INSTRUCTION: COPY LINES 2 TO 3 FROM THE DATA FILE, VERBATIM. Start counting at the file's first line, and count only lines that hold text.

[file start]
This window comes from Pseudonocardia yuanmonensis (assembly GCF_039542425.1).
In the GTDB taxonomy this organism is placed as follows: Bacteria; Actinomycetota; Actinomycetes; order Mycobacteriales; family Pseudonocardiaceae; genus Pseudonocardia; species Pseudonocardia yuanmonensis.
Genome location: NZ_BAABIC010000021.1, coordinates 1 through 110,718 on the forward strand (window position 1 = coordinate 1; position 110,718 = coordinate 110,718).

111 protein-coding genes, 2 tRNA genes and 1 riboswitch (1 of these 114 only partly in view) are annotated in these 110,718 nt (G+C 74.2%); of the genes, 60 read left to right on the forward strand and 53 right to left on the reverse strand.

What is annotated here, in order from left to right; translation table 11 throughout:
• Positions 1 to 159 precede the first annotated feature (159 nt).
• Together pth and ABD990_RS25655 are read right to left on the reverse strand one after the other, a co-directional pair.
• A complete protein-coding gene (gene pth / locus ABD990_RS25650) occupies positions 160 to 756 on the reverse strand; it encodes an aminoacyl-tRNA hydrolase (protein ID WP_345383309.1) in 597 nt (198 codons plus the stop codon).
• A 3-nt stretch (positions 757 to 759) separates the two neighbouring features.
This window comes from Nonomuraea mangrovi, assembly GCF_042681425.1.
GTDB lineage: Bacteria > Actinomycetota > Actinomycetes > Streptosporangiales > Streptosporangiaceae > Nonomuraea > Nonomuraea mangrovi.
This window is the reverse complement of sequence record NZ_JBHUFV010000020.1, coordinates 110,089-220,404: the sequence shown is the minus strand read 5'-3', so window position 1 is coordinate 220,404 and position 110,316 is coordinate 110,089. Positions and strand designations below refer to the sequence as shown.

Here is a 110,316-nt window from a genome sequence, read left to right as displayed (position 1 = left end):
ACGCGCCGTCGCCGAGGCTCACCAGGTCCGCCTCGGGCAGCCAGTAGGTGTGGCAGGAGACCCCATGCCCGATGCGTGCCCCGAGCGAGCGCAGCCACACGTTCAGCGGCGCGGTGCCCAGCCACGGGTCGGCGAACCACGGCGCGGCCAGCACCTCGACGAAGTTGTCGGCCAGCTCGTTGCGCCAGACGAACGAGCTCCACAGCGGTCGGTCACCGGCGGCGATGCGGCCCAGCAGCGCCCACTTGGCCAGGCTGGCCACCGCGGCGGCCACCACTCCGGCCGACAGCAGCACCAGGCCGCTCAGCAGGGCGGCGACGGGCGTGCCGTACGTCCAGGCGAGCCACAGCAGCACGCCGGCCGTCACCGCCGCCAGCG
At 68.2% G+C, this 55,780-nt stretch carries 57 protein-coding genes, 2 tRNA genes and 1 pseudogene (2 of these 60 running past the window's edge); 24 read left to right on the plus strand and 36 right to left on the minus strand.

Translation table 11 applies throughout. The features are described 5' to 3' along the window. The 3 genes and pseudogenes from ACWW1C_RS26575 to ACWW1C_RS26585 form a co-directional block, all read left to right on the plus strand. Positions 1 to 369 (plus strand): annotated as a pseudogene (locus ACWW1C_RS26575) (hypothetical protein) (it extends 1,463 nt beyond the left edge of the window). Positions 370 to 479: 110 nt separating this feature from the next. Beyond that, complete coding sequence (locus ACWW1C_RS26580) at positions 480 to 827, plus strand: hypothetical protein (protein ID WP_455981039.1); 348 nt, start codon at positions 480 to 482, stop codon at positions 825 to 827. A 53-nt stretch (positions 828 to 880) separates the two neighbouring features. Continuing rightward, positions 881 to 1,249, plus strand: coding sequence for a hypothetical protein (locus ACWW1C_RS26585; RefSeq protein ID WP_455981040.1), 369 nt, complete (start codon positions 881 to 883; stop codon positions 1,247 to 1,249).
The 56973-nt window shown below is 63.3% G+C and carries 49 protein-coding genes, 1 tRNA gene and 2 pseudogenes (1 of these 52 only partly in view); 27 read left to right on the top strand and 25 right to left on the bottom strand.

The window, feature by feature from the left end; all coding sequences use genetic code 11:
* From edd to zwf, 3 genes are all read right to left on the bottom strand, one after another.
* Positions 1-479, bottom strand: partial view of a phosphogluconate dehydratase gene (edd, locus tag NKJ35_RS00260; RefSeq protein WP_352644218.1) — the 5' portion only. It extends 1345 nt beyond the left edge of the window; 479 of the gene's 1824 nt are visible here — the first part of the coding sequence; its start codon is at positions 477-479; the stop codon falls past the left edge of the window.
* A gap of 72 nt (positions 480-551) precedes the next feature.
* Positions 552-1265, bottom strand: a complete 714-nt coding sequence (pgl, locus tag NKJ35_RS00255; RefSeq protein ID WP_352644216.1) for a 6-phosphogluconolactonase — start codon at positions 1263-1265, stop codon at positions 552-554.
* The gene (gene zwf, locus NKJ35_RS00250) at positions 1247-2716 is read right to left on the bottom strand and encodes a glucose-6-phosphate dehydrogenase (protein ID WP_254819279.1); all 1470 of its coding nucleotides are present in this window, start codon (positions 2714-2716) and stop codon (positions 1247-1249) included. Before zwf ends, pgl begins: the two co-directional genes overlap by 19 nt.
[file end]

In the GTDB taxonomy this organism is placed as follows: Bacteria; Actinomycetota; Actinomycetes; order Mycobacteriales; family Pseudonocardiaceae; genus Pseudonocardia; species Pseudonocardia yuanmonensis.
Genome location: NZ_BAABIC010000021.1, coordinates 1 through 110,718 on the forward strand (window position 1 = coordinate 1; position 110,718 = coordinate 110,718).